Cuba says Castro video game tries to legitimise murder

Fidel Castro in the 1960s Cuba says more than 600 attempts were made on Fidel Castro's life

Related Stories

Cuba has condemned the release of a new video game in which United States special forces try to kill a young Fidel Castro.

State-run media said the game, Call of Duty: Black Ops, attempted to legitimise murder and assassination in the name of entertainment.

The Cubadebate website said it would also turn American children into sociopaths.

It is expected to be one of the biggest selling video games of the year

The BBC correspondent in Havana, Michael Voss, says Cubadebate takes a dig at all the failed real life attempts to kill Cuba's former president.

The website says that the US government is trying to achieve through virtual reality what it had not been able to do in real life during Mr Castro's 50 years in power.

The Cubans say there were more than 600 attempts on his life, ranging from poison pens to exploding cigars.

In the end, it was ill health which forced Mr Castro to relinquish the presidency. Now 84 years old, he is still head of Cuba's Communist Party.

Released earlier this week, Call of Duty: Black Ops takes players on secret missions abroad during the height of the Cold War.

It lets players shoot their way through the streets of Havana, in a bid to assassinate the then young revolutionary leader.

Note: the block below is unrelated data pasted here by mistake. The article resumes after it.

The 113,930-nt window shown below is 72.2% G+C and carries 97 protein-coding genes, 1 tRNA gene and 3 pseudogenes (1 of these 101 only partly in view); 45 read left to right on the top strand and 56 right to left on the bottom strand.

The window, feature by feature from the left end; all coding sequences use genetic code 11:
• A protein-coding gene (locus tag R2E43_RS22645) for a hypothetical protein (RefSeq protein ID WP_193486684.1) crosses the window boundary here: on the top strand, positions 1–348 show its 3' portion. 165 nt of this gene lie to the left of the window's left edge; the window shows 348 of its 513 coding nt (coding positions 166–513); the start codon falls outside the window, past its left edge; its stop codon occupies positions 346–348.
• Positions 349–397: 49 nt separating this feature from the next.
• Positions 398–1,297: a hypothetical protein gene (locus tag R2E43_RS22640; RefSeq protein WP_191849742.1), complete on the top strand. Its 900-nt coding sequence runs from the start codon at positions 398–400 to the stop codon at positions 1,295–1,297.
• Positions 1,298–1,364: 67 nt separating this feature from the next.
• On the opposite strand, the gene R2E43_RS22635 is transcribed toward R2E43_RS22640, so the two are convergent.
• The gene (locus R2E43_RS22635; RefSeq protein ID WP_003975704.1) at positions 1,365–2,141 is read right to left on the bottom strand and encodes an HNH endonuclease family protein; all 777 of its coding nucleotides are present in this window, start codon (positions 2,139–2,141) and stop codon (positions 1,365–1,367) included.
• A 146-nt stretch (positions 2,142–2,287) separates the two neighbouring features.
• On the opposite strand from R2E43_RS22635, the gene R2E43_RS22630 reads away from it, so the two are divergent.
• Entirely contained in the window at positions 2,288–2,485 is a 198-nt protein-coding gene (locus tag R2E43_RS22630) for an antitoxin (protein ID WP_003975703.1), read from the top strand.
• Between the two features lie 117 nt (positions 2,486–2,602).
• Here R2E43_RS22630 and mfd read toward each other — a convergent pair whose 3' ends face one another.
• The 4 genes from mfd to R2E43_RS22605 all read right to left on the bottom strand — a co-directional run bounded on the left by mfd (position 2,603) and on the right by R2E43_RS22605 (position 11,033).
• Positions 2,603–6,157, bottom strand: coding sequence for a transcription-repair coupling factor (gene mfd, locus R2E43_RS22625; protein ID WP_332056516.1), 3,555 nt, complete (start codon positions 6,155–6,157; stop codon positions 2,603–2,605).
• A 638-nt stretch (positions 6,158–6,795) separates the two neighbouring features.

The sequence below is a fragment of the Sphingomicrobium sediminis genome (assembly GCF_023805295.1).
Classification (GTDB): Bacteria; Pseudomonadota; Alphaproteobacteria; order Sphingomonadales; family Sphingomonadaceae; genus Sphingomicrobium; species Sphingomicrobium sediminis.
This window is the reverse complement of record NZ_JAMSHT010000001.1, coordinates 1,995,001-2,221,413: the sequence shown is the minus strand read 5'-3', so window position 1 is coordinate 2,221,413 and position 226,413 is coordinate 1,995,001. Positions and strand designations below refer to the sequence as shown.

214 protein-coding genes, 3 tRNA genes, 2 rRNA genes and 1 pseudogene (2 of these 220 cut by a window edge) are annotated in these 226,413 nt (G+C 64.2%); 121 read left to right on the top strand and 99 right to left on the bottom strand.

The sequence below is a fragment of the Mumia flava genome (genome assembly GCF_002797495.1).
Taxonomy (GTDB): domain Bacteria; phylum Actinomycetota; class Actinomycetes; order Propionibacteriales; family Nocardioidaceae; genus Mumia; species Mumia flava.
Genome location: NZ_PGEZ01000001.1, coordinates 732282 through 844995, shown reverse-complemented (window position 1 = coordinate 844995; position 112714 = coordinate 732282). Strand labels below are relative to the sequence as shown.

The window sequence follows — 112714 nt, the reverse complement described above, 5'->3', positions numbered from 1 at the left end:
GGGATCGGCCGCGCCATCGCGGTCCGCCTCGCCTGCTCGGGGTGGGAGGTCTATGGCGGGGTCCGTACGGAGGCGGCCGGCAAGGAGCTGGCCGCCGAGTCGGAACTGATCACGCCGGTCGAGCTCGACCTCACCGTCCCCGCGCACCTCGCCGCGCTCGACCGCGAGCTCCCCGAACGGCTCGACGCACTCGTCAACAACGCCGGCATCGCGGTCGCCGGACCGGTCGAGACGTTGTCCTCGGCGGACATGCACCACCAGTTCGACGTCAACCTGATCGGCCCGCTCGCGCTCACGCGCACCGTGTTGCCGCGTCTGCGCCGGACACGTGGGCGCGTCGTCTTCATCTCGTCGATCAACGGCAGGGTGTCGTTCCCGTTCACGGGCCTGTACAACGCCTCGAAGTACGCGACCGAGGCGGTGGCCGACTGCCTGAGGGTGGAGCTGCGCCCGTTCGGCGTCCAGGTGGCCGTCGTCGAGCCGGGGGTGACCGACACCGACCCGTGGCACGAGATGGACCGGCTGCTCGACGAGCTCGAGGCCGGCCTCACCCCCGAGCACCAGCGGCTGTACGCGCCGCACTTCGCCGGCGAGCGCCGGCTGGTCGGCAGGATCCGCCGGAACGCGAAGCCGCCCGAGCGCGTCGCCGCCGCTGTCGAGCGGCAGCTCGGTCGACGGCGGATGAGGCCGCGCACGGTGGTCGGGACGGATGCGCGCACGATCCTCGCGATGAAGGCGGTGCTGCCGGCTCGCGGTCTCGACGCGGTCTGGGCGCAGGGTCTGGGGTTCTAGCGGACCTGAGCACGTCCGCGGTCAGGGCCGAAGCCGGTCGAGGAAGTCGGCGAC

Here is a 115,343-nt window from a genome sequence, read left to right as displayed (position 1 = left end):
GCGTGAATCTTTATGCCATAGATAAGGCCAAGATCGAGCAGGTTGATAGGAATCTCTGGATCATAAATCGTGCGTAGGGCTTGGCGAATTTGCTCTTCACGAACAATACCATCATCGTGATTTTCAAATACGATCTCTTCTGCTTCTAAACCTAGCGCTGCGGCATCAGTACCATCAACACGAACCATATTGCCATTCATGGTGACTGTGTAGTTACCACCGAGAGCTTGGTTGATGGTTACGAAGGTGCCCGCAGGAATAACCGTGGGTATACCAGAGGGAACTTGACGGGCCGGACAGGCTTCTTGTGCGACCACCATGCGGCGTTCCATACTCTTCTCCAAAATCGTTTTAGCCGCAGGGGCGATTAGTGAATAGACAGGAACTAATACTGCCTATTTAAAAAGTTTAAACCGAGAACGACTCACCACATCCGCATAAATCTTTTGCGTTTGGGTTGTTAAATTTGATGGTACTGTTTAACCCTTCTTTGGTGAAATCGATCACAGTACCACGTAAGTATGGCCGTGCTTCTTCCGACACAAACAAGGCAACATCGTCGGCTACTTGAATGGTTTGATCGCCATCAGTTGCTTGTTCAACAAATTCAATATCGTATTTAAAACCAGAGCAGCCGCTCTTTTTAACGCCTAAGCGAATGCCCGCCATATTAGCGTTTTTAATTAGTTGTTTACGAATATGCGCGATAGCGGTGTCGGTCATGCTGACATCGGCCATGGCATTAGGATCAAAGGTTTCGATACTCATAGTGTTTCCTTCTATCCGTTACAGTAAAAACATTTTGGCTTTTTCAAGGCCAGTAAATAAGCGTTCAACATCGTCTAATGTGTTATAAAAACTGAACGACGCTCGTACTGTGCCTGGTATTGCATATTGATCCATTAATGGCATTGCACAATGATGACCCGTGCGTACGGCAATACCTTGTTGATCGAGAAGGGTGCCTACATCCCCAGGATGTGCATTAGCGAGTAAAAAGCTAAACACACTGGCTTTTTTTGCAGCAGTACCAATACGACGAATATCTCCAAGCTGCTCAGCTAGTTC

Its predecessor, Call of Duty: Modern Warfare 2, generated more than $1bn (£618m) in sales.

Call of Duty: Black Ops is the seventh game in the series and the third to be developed by US-based developer Treyarch.

It is not the first controversial military-style video game.

Last month, the latest edition of Medal of Honor was banned from US military bases because it let players pretend to be Taliban fighters killing US troops in Afghanistan.

Its publisher Electronic Arts eventually renamed the enemy forces the opposition.

More on This Story

Related Stories

The BBC is not responsible for the content of external Internet sites

More Latin America & Caribbean stories

RSS

Features

BBC © 2014 The BBC is not responsible for the content of external sites. Read more.

This page is best viewed in an up-to-date web browser with style sheets (CSS) enabled. While you will be able to view the content of this page in your current browser, you will not be able to get the full visual experience. Please consider upgrading your browser software or enabling style sheets (CSS) if you are able to do so.